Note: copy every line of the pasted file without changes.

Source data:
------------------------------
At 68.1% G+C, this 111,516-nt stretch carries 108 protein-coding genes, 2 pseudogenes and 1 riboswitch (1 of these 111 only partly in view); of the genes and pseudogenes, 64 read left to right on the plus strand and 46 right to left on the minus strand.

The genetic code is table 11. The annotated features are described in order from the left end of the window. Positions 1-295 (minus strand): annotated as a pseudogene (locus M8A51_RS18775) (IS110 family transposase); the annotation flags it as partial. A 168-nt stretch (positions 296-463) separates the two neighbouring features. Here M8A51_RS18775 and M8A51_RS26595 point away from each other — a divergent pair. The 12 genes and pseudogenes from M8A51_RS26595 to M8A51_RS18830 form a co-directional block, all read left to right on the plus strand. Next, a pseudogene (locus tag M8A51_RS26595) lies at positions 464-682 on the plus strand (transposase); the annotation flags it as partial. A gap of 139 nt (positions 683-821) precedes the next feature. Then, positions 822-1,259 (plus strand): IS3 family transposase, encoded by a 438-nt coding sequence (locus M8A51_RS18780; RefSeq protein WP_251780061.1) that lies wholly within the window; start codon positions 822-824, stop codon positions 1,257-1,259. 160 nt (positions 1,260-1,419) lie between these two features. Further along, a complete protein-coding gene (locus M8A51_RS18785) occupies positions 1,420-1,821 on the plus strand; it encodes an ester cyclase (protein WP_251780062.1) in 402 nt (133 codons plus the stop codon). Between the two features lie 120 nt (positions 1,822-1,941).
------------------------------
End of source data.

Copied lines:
At 68.1% G+C, this 111,516-nt stretch carries 108 protein-coding genes, 2 pseudogenes and 1 riboswitch (1 of these 111 only partly in view); of the genes and pseudogenes, 64 read left to right on the plus strand and 46 right to left on the minus strand.

The genetic code is table 11. The annotated features are described in order from the left end of the window. Positions 1-295 (minus strand): annotated as a pseudogene (locus M8A51_RS18775) (IS110 family transposase); the annotation flags it as partial. A 168-nt stretch (positions 296-463) separates the two neighbouring features. Here M8A51_RS18775 and M8A51_RS26595 point away from each other — a divergent pair. The 12 genes and pseudogenes from M8A51_RS26595 to M8A51_RS18830 form a co-directional block, all read left to right on the plus strand. Next, a pseudogene (locus tag M8A51_RS26595) lies at positions 464-682 on the plus strand (transposase); the annotation flags it as partial. A gap of 139 nt (positions 683-821) precedes the next feature. Then, positions 822-1,259 (plus strand): IS3 family transposase, encoded by a 438-nt coding sequence (locus M8A51_RS18780; RefSeq protein WP_251780061.1) that lies wholly within the window; start codon positions 822-824, stop codon positions 1,257-1,259. 160 nt (positions 1,260-1,419) lie between these two features. Further along, a complete protein-coding gene (locus M8A51_RS18785) occupies positions 1,420-1,821 on the plus strand; it encodes an ester cyclase (protein WP_251780062.1) in 402 nt (133 codons plus the stop codon). Between the two features lie 120 nt (positions 1,822-1,941).